Page:Olmsted report on Portland, Oregon parks, 1903.djvu/22

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34
REPORT OF THE PARK BOARD


PRINCIPLE LANDSCAPE FEATURES.

In the selection of parks the first consideration should be to locate them so as to secure within them as great natural advantages as practicable, or so they will command the best possible view of whatever great landscape features there may be in the vicinity, or both.

The most notable landscape feature that is conveniently accessible to the greater part of the population is obviously the river itself. Unfortunately the requirements of commerce prevent any considerable area being set aside for park purposes in connection with the river untll one reaches Ross Island, above the city, and Swan Island below the city.

Other great landscape features within convenient reach of the present population especially by existing electric car lines, are the series of great hills, with intervening canyons, south and southwest of the western section of the city; Mount Tabor, east of the eastern section of the city, and Rocky Butte, northeast of the eastern section of the city. There remains one other great landscape feature, the sloughs of the Columbia, and beyond them the river itself.

From almost all parts of the city that are fairly open and from all the high hills extremely beautiful views are commanded of the distant snow-clad mountains and especially of the five great snowclad peaks: Mount St. Helens, Mount Adams, Mount Hood, Mount Rainier and Mount Jefferson.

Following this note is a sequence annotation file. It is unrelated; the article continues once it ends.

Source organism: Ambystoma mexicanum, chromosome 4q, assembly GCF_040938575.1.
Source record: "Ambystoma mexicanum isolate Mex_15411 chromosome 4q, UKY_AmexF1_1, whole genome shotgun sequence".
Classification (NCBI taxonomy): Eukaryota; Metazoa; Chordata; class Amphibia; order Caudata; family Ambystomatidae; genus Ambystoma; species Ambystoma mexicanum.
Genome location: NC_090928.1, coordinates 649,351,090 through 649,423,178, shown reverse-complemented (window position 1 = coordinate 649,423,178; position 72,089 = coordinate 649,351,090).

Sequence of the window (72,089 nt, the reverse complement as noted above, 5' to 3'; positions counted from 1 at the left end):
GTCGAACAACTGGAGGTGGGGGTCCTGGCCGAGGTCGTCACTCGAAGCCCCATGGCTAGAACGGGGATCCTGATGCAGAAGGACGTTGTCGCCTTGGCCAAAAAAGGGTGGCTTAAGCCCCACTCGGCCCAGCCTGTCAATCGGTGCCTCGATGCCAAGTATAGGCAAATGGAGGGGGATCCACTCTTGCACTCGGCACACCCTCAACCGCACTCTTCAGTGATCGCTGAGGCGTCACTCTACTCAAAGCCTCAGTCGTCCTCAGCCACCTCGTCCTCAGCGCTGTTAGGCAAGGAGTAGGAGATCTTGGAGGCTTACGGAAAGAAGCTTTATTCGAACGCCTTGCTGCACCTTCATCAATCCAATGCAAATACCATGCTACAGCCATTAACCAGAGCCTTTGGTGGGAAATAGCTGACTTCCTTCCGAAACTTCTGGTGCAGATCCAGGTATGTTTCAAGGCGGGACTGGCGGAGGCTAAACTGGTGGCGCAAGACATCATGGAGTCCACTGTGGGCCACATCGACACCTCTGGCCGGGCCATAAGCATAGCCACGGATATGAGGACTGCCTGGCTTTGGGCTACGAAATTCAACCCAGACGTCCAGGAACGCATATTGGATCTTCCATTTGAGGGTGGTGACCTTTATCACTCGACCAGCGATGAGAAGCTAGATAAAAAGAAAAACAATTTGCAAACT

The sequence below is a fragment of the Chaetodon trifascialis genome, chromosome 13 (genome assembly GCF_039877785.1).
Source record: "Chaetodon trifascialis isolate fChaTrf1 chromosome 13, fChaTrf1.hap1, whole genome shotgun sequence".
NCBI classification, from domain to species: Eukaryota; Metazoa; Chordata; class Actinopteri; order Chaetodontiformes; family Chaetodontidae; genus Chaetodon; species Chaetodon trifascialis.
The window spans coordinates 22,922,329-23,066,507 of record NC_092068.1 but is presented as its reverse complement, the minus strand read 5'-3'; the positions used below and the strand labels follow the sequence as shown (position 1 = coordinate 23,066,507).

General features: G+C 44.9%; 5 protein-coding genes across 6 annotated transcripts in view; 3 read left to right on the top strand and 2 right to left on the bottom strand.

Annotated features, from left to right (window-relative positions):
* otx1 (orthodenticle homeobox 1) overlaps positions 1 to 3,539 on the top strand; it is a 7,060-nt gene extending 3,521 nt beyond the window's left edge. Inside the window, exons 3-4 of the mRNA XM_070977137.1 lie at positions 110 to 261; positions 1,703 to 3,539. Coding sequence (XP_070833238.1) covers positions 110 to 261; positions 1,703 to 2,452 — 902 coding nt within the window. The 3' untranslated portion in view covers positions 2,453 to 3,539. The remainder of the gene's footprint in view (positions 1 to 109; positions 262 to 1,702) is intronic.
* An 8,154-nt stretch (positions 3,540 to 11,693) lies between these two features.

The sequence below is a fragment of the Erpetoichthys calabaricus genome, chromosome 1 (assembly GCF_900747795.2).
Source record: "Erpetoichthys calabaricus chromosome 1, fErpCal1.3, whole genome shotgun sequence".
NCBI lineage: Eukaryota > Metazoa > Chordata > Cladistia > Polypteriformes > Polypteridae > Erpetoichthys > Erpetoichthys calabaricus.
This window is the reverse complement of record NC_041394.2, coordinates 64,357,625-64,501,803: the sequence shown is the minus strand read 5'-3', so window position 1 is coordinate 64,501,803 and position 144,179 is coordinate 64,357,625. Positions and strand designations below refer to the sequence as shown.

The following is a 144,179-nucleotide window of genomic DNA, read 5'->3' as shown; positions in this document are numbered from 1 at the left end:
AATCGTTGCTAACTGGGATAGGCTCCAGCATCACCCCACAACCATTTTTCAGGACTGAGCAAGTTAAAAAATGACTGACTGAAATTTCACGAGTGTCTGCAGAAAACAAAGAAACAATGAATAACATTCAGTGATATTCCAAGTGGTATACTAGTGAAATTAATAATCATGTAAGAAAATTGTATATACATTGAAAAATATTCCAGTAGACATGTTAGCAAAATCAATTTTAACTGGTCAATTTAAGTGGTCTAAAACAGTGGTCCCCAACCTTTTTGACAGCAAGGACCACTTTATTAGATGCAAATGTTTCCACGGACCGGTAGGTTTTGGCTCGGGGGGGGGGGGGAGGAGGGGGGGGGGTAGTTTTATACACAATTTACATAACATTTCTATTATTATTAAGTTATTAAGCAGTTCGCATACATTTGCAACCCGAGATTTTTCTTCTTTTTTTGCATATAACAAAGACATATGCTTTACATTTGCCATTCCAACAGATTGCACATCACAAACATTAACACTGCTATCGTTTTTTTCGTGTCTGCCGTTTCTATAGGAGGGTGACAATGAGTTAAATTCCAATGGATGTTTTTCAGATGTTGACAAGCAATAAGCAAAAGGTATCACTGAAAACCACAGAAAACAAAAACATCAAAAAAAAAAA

The city is most fortunate, in comparison with the majority of American cities, in possessing such varied and wonderfully strong and interesting landscape features available to be utilized in its park system.

SYSTEM AND POLICY AS TO LAND ACQUISITION.

The city ought surely to adopt the policy of securing as much as it can of lands which include these features within or adjoining its boundaries, and where it is impossible, owing to financial limitations, to secure them at once or soon, it should use every endeavor to prevent them from being occupied in such a way as to render it impossible for the city to take them at some time in the future, and to prevent the destruction of the forest growths existing upon them.

The second consideration in acquiring land for parks is that much will be gained by the city if a clearly defined, well-balanced and comprehensive system of parks and parkways is aimed at and if a consistent policy is followed, keeping in mind always the need of strict economy both in cost of acquisition of lands and in the cost of con-